Seawater is salty, undrinkable, and a potential source of planet-saving fuel. Hold up. Fuel? Yes, that’s right. We have the technology to convert seawater into liquid fuel.
Could your car use it? Would it be carbon neutral? How would it affect your vacation plans?
You’re up in the air, staring down at the beautiful ocean below. It’s your first carbon neutral flight and you couldn’t be more excited. Sure, the tickets were a little more expensive. But jet-setting without the environmental cost of carbon emission is well worth it.
You think about how amazing it is that the very ocean below you is the same thing powering this large commercial jet. But how did we get here?
In 2014, the United States Navy successfully created liquid hydrocarbon fuel from seawater. They did this by extracting carbon dioxide and hydrogen gas from seawater and using a relatively cheap catalyst to convert carbon dioxide into carbon monoxide.
And just in case I lost you there, a catalyst is a chemical that lowers the amount of energy needed for another chemical reaction to happen. After this chemical reaction is complete, the carbon monoxide is transformed into fuel. The U.S. Navy was able to generate 4 liters (0.88 gallons) a day in the pilot program.
Scaled up, this seawater technology could completely replace fossil fuels, which would be a big deal. In 2017, the U.S. military bought 269,230 barrels of oil every day. Burning all this fuel emitted over 25,000 kilotons (50,000,000,000 lb) of CO2.
Not only that, but because this seawater fuel is liquid, it could be used in existing cars and airplanes. With transportation being responsible for 14% of allgreenhouse gas emissions, developing this alternative fuel source would help us eliminate almost 100,000,000,000 metric tons (100 gigatons) of Carbon Dioxide from our atmosphere by the year 2050.
The immediate cost would be more expensive than oil. But if we don’t cut our greenhouse gas emissions in half by 2030, severe storms, droughts, and famine await. And it’s probably much better to spend a little more upfront to avoid such a mess.
There are three big advantages to this alternative fuel source. First, the resource is abundant. Since 70% of our planet is covered by ocean, we already have a lot of seawater ready to go. Second, most modern day objects already use liquid fuels, so it would be an easy conversion.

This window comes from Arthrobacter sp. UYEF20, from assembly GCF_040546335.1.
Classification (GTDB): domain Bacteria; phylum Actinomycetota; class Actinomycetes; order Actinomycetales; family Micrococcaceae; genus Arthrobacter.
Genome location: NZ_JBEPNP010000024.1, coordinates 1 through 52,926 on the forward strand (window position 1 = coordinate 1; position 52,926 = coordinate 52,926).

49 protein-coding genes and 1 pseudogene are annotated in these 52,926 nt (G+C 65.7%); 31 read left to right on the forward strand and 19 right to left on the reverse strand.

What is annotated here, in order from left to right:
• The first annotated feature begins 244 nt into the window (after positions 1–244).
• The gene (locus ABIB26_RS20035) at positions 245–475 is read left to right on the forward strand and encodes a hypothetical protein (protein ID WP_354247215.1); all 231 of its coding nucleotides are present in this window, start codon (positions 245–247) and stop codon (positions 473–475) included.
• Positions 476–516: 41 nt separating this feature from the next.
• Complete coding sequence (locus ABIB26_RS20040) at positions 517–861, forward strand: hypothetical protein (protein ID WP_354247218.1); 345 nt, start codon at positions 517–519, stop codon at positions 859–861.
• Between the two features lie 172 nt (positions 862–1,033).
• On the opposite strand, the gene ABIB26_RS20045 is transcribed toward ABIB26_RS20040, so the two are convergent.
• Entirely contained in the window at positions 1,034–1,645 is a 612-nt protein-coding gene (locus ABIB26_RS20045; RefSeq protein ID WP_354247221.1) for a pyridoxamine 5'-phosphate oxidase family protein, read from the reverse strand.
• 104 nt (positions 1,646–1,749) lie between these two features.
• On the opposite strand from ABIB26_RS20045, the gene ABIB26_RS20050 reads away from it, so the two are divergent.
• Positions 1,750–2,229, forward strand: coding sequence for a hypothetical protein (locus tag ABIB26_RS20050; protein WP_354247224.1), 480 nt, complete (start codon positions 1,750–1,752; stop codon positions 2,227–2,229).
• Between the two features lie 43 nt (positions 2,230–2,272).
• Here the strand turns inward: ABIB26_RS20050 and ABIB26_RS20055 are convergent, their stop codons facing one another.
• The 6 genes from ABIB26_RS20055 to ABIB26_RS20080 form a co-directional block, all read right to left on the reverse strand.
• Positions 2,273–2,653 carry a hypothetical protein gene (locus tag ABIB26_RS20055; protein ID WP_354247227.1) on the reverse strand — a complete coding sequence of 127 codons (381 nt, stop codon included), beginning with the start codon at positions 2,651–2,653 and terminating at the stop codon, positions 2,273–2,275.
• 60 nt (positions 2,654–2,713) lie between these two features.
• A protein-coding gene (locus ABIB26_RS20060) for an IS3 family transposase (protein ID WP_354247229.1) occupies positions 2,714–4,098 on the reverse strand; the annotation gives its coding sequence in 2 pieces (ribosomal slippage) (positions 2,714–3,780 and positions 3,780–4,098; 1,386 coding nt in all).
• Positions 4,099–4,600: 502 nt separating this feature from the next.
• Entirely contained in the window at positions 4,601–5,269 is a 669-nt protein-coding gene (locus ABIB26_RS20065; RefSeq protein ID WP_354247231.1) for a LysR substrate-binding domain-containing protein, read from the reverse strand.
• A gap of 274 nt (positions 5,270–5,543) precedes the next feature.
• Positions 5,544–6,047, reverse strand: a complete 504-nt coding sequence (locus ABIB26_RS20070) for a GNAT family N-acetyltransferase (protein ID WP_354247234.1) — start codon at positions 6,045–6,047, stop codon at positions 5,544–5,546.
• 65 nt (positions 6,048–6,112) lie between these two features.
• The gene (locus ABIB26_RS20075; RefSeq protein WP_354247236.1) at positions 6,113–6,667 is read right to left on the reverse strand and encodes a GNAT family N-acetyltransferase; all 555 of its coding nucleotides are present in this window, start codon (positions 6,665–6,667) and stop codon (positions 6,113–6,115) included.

And third, liquid fuels are easier to transport compared to gas. If you put this new seawater fuel into your current car, you wouldn’t notice any difference. It would look and smell the same.
You would still be emitting Carbon Dioxide into the atmosphere when you drove around. But because you are only emitting the exact amount of Carbon Dioxide that was extracted from the seawater initially, it is a carbon neutral fuel source.
Of course, it would only be truly carbon neutral if the whole process was also carbon neutral. From building the liquid storage tanks, to pumping water, and creating the catalyst, it would all have to release zero carbon dioxide, which means we would still need to supplement this process with wind or solar energy.
This method of creating liquid fuel is still early in the developmental process. Even so, it’s important to support new technology being created to replace our current, harmful fossil fuel consumption.
Raise your voice and encourage a cleaner and greener future. We need to push our governments to move forward responsibly and invest in technology and practices that could save our planet. Maybe we could raise money for green tech by charging corporations for any pollution they inflict on our environment. But that’s a topic for another What IF.
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- “US Navy ‘Game-Changer’: Converting Seawater Into Fuel”. 2014. Industryweek.
- ” Jet Fuel – Monthly Price (Canadian Dollar Per Gallon) – Commodity Prices – Price Charts, Data, And News – Indexmundi “. 2020. indexmundi.com.
- “Blue Energy: can we get all our future energy from salt water?”. 2019. Medium.
- “U.S. Navy Starts Alternative Fuel Use”. 2020. The Maritime Executive.
- “Low-cost catalyst helps turn seawater into fuel at scale”. 2020. Sciencedaily.